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I was told that it changes because two kanji were put together (this sometimes happens)

is this related to On'yomi?

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  • ずっと「しろくじら」って読んでました… Commented Jun 26, 2017 at 3:56
  • ^うそやんw モビーディック、ハクゲイ、やん~ えっ、ちょっと待って、文学作品じゃなくて、普通の白いクジラは「しろくじら」なのかな?
    – chocolate
    Commented Jun 26, 2017 at 4:03
  • @Chocolate いや、その…字面でしか見たことがなくて耳で聞いたことがなかったので…精進します ^^ゞ(当然読んだことはない) Commented Jun 26, 2017 at 4:18
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    [白馬]{はくば}、[白鳥]{はくちょう}、[白米]{はくまい}、[白人]{はくじん}、[白桃]{はくとう} (音+音)、でも [白熊]{しろくま}、[白犬]{しろいぬ}、[白蟻]{しろあり}、[白鼠]{しろねずみ}、[白髭]{しろひげ}(訓+訓)、...
    – chocolate
    Commented Jun 26, 2017 at 4:54

2 Answers 2

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Kanji can have a number of readings. These are generally classified under the category of on'yomi and kun'yomi, where the former has its origins in the original Chinese pronunciation of the character at the time it was borrowed and the latter is the native Japanese reading given to the character.

There is no easy way to delineate when which reading is to be used. Some kanji have multiple readings, for example:

  • This character has quite a few on'yomi: ぎょう(呉)、こう(漢)、あん(唐)。
  • It also has a number of kun'yomi readings: いく、おこなう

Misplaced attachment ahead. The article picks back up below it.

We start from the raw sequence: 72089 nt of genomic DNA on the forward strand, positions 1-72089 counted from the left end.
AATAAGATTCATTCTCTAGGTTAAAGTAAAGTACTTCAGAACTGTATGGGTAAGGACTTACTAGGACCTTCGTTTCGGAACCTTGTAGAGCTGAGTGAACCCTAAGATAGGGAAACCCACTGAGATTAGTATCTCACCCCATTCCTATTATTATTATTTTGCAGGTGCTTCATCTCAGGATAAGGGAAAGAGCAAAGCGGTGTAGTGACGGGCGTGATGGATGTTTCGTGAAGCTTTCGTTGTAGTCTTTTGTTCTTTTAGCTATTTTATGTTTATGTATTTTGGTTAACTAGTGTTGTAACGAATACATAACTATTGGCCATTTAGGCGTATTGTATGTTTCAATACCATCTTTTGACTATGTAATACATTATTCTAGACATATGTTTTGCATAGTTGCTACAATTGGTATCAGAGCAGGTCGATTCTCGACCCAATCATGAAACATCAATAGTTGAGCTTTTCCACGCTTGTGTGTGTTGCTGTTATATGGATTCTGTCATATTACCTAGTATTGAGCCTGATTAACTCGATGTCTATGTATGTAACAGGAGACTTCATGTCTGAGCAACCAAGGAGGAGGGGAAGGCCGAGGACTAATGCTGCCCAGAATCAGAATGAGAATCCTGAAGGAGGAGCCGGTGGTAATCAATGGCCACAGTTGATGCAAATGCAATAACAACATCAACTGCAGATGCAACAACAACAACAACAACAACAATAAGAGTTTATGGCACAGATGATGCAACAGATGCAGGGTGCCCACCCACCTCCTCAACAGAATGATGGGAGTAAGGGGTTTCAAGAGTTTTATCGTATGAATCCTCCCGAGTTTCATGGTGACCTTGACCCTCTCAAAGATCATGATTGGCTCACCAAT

The kanji in parentheses are indicative of the time that particular pronunciation of the the kanji were borrowed.

Just because two kanji are put together doesn't necessarily mean that they'll be read using the on'yomi, for example 仕事{しごと}. And, just because a character stands in isolation doesn't mean it'll be read using kun'yomi, for example 例{れい} (should I say pun intended?). There are even a few where kun and on'yomi are mixed 場所 {ばしょ}. And then there are the ateji reading of compound characters that have nothing to do with either kun'yomi or on'yomi such as 亜米利加{あめりか} and 仏蘭西{ふらんす} but also words like 沢山{たくさん} and 多分{たぶん} whose kanji might be using the on'yomi but the meaning of the compound has nothing to do with the individual meaning of the characters.

Essentially, how a kanji is read depends greatly on context and intuition. Perhaps instead of intuition I should say experience. As you learn to read more and more Japanese you'll get a better feel for when which reading should be used. This can be both frustrating and a fun adventure; I choose to view it as an adventure--it's part of what can make Japanese, as a written language, quite a treasure.

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  • +1 for the "pun intended"
    – Pedro A
    Commented Jun 26, 2017 at 0:57
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Yeah, this is related to on'yomi. Generally speaking, when multiple kanji are put together in one word then it is usually read with on'yomi. The しろ is the kun yomi and はく is one on'yomi for the kanji 白.

http://jisho.org/search/%E7%99%BD%20%23kanji

Similarly, 赤 (red) is red あか by itself, but often as せき when in compounds such as 赤十字 せきじゅうじ The Red Cross.

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